The law provides criminal penalties for corruption by officials, but the government did not implement the law effectively. The law allowed some individuals convicted of corruption to receive amnesty upon repaying money they had obtained by corruption, which had the effect of allowing them to keep any profits from stolen funds. Officials frequently engaged in corrupt practices with impunity. There were numerous reports of government corruption during the year.

Corruption: According to the parliamentary transparency commission, corruption over the past 15 years caused at least $320 billion to go missing from the state treasury, mostly because of corrupt or phantom contracts. Bribery, money laundering, nepotism, and misappropriation of public funds were common at all levels and across all branches of government. One politician told AFP journalists in December 2017 that stolen sums of less than $60 million “can be seen as honest; from there upwards, we can speak of corruption.” Family, tribal, and ethnosectarian considerations significantly influenced government decisions at all levels and across all branches of government. Investigations of corruption were not free from political influence.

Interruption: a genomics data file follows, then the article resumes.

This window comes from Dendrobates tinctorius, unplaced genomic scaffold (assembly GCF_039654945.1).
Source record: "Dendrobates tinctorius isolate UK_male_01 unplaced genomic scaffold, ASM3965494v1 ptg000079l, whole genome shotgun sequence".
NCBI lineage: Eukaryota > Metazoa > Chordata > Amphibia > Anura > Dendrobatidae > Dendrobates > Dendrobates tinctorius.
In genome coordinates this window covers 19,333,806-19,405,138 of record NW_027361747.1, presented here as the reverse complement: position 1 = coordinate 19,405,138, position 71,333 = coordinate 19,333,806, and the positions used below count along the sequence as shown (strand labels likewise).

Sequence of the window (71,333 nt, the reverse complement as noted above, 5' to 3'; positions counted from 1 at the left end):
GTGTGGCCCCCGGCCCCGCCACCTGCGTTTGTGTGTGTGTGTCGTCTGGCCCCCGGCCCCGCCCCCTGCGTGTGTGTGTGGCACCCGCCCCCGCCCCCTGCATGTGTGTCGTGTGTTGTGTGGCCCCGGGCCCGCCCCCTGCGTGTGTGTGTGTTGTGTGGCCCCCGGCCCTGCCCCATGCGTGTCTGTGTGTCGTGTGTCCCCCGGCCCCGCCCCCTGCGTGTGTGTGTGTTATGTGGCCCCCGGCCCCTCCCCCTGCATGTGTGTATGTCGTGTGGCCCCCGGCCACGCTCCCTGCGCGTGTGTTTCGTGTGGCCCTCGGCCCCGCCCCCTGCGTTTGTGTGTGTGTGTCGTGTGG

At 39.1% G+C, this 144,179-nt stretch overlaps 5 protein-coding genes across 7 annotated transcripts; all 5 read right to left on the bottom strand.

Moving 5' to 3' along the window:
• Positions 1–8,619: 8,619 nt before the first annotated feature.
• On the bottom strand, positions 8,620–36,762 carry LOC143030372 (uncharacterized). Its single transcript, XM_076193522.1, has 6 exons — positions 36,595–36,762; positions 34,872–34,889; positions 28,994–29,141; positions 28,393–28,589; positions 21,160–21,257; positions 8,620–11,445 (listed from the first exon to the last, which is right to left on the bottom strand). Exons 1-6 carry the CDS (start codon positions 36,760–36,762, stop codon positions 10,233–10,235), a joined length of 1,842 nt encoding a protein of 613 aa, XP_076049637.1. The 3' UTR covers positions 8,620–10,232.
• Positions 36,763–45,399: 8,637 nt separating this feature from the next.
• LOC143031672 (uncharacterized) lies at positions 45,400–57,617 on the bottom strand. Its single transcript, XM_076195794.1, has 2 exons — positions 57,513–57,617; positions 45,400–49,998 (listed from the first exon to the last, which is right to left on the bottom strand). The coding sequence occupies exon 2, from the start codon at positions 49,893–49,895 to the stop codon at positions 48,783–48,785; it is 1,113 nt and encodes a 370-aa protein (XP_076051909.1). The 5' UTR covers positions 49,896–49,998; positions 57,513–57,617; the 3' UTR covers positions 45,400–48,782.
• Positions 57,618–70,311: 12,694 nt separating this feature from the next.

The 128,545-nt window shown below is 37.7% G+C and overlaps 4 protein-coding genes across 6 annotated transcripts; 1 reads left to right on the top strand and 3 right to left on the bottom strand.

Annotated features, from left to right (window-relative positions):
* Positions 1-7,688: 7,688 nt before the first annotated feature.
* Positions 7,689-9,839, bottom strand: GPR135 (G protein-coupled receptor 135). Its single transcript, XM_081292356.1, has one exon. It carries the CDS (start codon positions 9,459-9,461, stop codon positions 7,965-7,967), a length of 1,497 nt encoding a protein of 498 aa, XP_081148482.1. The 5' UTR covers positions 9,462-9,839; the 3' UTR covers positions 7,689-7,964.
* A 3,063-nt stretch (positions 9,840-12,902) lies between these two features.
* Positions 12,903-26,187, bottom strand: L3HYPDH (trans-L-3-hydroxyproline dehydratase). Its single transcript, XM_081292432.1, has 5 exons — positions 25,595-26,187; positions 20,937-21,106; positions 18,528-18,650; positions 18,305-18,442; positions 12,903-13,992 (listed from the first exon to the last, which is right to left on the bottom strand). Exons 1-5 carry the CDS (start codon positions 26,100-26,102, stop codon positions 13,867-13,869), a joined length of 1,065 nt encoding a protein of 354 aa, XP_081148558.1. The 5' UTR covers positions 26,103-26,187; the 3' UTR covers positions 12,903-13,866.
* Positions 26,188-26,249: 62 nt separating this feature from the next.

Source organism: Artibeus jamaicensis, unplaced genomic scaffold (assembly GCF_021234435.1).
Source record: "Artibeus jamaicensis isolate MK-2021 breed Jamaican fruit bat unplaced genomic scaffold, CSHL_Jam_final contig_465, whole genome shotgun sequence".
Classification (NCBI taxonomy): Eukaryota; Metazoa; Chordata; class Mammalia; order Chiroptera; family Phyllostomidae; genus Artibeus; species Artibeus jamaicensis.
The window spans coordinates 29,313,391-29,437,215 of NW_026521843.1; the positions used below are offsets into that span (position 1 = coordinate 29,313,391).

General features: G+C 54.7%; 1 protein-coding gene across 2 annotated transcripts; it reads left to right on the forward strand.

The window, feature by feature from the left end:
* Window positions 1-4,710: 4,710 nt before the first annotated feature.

Anticorruption efforts were hampered by a lack of agreement concerning institutional roles and political will, political influence, lack of transparency, and unclear governing legislation and regulatory processes. Although anticorruption institutions increasingly collaborated with civil society groups the effect of expanded cooperation was limited. Media and NGOs attempted to expose corruption independently, but their capacity was limited. Anticorruption, law enforcement, and judicial officials, as well as members of civil society and media, faced threats, intimidation, and abuse in their efforts to combat corrupt practices.